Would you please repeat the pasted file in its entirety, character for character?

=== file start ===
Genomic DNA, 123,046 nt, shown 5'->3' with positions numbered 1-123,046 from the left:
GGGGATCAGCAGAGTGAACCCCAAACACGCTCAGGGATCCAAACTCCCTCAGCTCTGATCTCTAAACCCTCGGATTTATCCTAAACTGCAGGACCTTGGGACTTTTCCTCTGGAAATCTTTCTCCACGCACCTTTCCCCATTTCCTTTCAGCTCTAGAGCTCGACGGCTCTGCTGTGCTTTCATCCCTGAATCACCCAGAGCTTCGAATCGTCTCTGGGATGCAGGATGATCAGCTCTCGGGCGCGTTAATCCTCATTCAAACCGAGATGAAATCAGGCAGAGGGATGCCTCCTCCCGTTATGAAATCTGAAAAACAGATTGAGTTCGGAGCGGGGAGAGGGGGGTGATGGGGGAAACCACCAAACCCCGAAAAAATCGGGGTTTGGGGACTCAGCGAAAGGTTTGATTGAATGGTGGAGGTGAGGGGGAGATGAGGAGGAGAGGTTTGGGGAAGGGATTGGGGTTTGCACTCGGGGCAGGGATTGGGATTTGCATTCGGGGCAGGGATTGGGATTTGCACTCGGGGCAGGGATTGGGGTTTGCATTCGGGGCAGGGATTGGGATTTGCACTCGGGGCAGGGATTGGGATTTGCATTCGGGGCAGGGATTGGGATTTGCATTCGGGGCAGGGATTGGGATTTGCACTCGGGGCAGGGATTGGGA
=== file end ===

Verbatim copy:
Genomic DNA, 123,046 nt, shown 5'->3' with positions numbered 1-123,046 from the left:
GGGGATCAGCAGAGTGAACCCCAAACACGCTCAGGGATCCAAACTCCCTCAGCTCTGATCTCTAAACCCTCGGATTTATCCTAAACTGCAGGACCTTGGGACTTTTCCTCTGGAAATCTTTCTCCACGCACCTTTCCCCATTTCCTTTCAGCTCTAGAGCTCGACGGCTCTGCTGTGCTTTCATCCCTGAATCACCCAGAGCTTCGAATCGTCTCTGGGATGCAGGATGATCAGCTCTCGGGCGCGTTAATCCTCATTCAAACCGAGATGAAATCAGGCAGAGGGATGCCTCCTCCCGTTATGAAATCTGAAAAACAGATTGAGTTCGGAGCGGGGAGAGGGGGGTGATGGGGGAAACCACCAAACCCCGAAAAAATCGGGGTTTGGGGACTCAGCGAAAGGTTTGATTGAATGGTGGAGGTGAGGGGGAGATGAGGAGGAGAGGTTTGGGGAAGGGATTGGGGTTTGCACTCGGGGCAGGGATTGGGATTTGCATTCGGGGCAGGGATTGGGATTTGCACTCGGGGCAGGGATTGGGGTTTGCATTCGGGGCAGGGATTGGGATTTGCACTCGGGGCAGGGATTGGGATTTGCATTCGGGGCAGGGATTGGGATTTGCATTCGGGGCAGGGATTGGGATTTGCACTCGGGGCAGGGATTGGGA